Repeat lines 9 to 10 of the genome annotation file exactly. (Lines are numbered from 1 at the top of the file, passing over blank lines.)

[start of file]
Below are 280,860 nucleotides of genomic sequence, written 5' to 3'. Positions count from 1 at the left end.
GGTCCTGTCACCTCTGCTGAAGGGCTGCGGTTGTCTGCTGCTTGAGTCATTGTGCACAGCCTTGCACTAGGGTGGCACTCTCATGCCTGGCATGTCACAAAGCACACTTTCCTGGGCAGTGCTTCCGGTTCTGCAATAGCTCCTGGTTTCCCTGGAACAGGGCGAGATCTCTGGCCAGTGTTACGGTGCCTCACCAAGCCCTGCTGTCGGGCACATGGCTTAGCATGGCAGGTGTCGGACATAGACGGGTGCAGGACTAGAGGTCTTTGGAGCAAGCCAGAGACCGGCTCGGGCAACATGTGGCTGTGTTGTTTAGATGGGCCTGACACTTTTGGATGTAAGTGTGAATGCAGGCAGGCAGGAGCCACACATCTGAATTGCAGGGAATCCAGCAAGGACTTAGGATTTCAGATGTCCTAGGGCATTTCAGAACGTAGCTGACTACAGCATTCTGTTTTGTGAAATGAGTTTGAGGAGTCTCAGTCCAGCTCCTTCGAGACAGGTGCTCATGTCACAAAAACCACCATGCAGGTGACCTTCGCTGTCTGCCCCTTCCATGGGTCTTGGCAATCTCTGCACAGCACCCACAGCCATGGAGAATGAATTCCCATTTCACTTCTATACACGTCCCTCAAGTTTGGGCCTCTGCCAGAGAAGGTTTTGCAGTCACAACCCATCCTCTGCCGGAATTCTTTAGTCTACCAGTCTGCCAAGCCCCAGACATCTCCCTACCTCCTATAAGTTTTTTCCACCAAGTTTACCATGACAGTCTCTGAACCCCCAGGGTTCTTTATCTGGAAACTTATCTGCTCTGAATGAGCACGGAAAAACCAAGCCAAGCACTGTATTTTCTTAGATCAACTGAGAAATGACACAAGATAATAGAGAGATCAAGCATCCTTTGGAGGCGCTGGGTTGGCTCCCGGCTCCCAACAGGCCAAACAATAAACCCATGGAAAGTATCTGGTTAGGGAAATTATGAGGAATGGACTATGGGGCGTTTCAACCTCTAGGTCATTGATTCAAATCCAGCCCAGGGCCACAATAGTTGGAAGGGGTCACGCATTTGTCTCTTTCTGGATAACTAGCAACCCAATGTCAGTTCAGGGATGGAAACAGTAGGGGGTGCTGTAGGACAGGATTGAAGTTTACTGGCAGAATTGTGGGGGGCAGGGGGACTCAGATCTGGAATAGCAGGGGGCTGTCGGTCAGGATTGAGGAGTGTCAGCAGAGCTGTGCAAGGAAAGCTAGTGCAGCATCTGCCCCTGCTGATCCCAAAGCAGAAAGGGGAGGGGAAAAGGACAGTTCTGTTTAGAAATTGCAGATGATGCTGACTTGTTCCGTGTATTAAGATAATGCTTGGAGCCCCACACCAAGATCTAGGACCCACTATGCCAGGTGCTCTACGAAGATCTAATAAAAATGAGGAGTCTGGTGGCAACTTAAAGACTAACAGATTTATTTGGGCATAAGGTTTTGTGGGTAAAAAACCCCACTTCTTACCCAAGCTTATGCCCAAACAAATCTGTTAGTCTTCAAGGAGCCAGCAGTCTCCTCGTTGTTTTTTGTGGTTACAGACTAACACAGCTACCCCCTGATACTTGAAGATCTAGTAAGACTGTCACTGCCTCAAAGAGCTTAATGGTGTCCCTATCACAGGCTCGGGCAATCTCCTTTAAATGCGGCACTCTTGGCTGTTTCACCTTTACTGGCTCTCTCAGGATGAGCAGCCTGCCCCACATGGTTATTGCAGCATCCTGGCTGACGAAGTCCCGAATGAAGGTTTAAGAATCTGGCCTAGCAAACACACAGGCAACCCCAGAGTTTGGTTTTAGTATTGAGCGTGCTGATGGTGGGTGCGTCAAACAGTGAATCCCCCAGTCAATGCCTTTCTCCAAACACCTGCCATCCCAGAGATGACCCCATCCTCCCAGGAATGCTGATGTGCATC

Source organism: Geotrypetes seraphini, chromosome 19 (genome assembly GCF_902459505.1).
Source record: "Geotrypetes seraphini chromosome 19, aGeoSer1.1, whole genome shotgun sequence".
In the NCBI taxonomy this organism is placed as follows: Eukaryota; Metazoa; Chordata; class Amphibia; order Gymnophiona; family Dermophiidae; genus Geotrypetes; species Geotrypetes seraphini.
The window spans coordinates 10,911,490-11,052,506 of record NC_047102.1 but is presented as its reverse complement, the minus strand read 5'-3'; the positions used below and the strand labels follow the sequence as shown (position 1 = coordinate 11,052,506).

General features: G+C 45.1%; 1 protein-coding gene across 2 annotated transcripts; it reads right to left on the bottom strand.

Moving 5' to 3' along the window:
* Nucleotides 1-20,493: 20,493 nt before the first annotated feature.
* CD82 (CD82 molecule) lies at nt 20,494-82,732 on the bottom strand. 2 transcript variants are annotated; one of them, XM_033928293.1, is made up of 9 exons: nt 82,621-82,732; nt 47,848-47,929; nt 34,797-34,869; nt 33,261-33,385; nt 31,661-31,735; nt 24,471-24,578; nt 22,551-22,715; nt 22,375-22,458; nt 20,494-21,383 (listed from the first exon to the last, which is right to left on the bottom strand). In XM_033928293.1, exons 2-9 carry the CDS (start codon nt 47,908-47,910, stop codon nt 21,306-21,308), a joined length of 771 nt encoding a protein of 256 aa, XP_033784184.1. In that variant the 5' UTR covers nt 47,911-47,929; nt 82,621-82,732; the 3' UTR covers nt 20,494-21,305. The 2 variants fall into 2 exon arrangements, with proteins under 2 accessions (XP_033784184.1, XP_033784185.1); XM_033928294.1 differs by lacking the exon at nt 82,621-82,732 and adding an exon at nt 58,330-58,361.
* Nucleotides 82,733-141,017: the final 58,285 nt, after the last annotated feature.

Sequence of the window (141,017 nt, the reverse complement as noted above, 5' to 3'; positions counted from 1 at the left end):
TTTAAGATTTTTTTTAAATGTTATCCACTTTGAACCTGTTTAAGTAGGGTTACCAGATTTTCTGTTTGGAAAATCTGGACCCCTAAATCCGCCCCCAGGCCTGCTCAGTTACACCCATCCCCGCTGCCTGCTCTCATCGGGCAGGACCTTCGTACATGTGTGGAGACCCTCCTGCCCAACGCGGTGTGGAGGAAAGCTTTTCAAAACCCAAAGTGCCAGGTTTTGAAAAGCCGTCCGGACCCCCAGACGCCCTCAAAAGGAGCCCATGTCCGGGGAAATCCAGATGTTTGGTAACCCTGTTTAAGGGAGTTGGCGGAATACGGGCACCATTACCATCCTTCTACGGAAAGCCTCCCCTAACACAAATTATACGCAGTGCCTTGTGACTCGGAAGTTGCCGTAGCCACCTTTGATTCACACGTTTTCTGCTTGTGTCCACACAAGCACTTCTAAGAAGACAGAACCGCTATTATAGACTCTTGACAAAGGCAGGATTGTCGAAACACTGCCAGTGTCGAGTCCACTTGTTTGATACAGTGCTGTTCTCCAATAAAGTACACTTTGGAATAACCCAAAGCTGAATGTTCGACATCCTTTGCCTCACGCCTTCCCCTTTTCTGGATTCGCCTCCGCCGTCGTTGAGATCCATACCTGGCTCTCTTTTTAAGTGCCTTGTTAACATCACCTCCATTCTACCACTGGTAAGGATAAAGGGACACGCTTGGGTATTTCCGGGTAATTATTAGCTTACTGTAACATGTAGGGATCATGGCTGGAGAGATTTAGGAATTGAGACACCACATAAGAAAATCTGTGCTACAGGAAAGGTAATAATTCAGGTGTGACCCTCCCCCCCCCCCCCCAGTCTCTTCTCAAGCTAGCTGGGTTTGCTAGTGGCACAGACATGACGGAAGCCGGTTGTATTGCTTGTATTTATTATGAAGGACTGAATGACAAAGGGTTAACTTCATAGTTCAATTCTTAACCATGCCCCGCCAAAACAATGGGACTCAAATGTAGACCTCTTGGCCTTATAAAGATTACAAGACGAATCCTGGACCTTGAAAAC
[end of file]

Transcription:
* Nucleotides 1-20,493: 20,493 nt before the first annotated feature.
* CD82 (CD82 molecule) lies at nt 20,494-82,732 on the bottom strand. 2 transcript variants are annotated; one of them, XM_033928293.1, is made up of 9 exons: nt 82,621-82,732; nt 47,848-47,929; nt 34,797-34,869; nt 33,261-33,385; nt 31,661-31,735; nt 24,471-24,578; nt 22,551-22,715; nt 22,375-22,458; nt 20,494-21,383 (listed from the first exon to the last, which is right to left on the bottom strand). In XM_033928293.1, exons 2-9 carry the CDS (start codon nt 47,908-47,910, stop codon nt 21,306-21,308), a joined length of 771 nt encoding a protein of 256 aa, XP_033784184.1. In that variant the 5' UTR covers nt 47,911-47,929; nt 82,621-82,732; the 3' UTR covers nt 20,494-21,305. The 2 variants fall into 2 exon arrangements, with proteins under 2 accessions (XP_033784184.1, XP_033784185.1); XM_033928294.1 differs by lacking the exon at nt 82,621-82,732 and adding an exon at nt 58,330-58,361.